Atmospheric phosphorus fertilizes plants and contributes to Earth’s biogeochemical phosphorus cycle. However, calculations of the global budget of atmospheric phosphorus have been unbalanced, with global deposition exceeding estimated emissions from dust and sea-salt transport, volcanic eruptions, biogenic sources and combustion of fossil fuels, biofuels and biomass, the latter of which thought to contribute about 5% of total emissions. Here we use measurements of the phosphorus content of various fuels and estimates of the partitioning of phosphorus during combustion to calculate phosphorus emissions to the atmosphere from all combustion sources. We estimate combustion-related emissions of 1.8 Tg P yr−1, which represent over 50% of global atmospheric sources of phosphorus. Using these estimates in atmospheric transport model simulations, we find that the total global emissions of atmospheric phosphorus (3.5 Tg P yr−1) translate to a depositional sink of 2.7 Tg P yr−1 over land and 0.8 Tg P yr−1 over the oceans. The modelled spatial patterns of phosphorus deposition agree with observations from globally distributed measurement stations, and indicate a near balance of the phosphorus budget. Our finding suggests that the perturbation of the global phosphorus cycle by anthropogenic emissions is larger thanpreviously thought.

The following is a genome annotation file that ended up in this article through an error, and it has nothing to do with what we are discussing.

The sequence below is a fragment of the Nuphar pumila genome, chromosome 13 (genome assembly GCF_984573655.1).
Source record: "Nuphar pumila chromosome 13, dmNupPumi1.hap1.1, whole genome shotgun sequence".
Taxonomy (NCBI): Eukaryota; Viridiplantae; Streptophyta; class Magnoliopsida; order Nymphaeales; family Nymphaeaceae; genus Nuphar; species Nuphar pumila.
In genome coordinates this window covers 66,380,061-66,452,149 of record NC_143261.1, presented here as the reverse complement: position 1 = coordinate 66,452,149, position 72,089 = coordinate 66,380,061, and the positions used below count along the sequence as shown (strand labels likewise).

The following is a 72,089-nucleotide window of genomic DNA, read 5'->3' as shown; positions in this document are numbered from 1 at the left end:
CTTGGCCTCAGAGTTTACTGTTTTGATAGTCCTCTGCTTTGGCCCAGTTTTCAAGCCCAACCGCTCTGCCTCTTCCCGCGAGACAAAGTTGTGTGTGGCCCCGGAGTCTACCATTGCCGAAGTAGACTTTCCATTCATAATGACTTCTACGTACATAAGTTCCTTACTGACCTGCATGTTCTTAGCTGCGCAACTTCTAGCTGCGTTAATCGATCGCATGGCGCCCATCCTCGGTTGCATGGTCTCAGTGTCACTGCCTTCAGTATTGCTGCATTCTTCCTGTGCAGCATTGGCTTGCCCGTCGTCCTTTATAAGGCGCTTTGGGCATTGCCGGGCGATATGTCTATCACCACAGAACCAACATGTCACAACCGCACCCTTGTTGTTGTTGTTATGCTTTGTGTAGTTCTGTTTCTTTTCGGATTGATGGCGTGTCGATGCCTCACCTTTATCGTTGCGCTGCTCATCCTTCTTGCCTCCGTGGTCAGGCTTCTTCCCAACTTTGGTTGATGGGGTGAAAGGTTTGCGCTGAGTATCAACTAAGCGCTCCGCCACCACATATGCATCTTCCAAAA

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The authors thank Ether/ECCAD for distribution of emission data used in this study. We thank B. G. Li, F. Zhou, W. M. Hao, Y. Ying and M. McGrath for discussions, and J. Gash for editing the English. R.W. was supported by the ‘FABIO’ project, a Marie Curie International Incoming Fellowship from the European Commission. This work was also conducted as part of the ‘IMBALANCE-P’ project of the European Research Council (ERC-2013-SyG-610028). S.T. was supported by the National Nature Science Foundation of China (41390240, 41130754) and the 111 Program (B14001). Some of the computations were performed using HPC resources from GENCI-TGCC (grant 2014-t2014012201).
The authors declare no competing financial interests.
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Wang, R., Balkanski, Y., Boucher, O. et al. Significant contribution of combustion-related emissions to the atmospheric phosphorus budget. Nature Geosci 8, 48–54 (2015). https://doi.org/10.1038/ngeo2324
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